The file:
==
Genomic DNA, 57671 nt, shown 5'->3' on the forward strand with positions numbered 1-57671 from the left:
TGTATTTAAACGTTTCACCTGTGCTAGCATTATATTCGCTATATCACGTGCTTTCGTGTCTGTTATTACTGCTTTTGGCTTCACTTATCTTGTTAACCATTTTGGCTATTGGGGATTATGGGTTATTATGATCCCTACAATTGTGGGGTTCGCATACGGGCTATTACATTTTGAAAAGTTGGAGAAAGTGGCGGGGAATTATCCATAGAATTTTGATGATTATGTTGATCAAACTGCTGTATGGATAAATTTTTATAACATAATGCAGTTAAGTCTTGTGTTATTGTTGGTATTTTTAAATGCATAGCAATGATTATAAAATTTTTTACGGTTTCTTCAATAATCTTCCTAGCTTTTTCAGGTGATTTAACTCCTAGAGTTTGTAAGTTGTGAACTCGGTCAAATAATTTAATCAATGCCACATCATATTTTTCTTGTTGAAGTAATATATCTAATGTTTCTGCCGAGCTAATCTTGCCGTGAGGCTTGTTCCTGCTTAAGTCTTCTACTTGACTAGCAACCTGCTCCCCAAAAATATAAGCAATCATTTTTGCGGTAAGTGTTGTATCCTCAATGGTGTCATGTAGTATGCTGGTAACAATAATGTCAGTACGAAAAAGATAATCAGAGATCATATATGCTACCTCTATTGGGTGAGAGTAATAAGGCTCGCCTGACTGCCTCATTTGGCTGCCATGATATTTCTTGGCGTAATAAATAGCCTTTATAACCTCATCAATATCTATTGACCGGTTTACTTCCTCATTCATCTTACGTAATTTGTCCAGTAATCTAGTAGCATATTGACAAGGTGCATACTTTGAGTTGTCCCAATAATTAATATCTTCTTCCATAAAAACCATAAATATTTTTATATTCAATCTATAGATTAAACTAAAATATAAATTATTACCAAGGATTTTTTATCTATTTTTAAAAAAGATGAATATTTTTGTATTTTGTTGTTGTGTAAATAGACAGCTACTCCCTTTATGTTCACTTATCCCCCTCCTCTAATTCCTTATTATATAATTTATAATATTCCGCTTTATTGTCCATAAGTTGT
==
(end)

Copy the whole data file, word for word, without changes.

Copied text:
Genomic DNA, 57671 nt, shown 5'->3' on the forward strand with positions numbered 1-57671 from the left:
TGTATTTAAACGTTTCACCTGTGCTAGCATTATATTCGCTATATCACGTGCTTTCGTGTCTGTTATTACTGCTTTTGGCTTCACTTATCTTGTTAACCATTTTGGCTATTGGGGATTATGGGTTATTATGATCCCTACAATTGTGGGGTTCGCATACGGGCTATTACATTTTGAAAAGTTGGAGAAAGTGGCGGGGAATTATCCATAGAATTTTGATGATTATGTTGATCAAACTGCTGTATGGATAAATTTTTATAACATAATGCAGTTAAGTCTTGTGTTATTGTTGGTATTTTTAAATGCATAGCAATGATTATAAAATTTTTTACGGTTTCTTCAATAATCTTCCTAGCTTTTTCAGGTGATTTAACTCCTAGAGTTTGTAAGTTGTGAACTCGGTCAAATAATTTAATCAATGCCACATCATATTTTTCTTGTTGAAGTAATATATCTAATGTTTCTGCCGAGCTAATCTTGCCGTGAGGCTTGTTCCTGCTTAAGTCTTCTACTTGACTAGCAACCTGCTCCCCAAAAATATAAGCAATCATTTTTGCGGTAAGTGTTGTATCCTCAATGGTGTCATGTAGTATGCTGGTAACAATAATGTCAGTACGAAAAAGATAATCAGAGATCATATATGCTACCTCTATTGGGTGAGAGTAATAAGGCTCGCCTGACTGCCTCATTTGGCTGCCATGATATTTCTTGGCGTAATAAATAGCCTTTATAACCTCATCAATATCTATTGACCGGTTTACTTCCTCATTCATCTTACGTAATTTGTCCAGTAATCTAGTAGCATATTGACAAGGTGCATACTTTGAGTTGTCCCAATAATTAATATCTTCTTCCATAAAAACCATAAATATTTTTATATTCAATCTATAGATTAAACTAAAATATAAATTATTACCAAGGATTTTTTATCTATTTTTAAAAAAGATGAATATTTTTGTATTTTGTTGTTGTGTAAATAGACAGCTACTCCCTTTATGTTCACTTATCCCCCTCCTCTAATTCCTTATTATATAATTTATAATATTCCGCTTTATTGTCCATAAGTTGT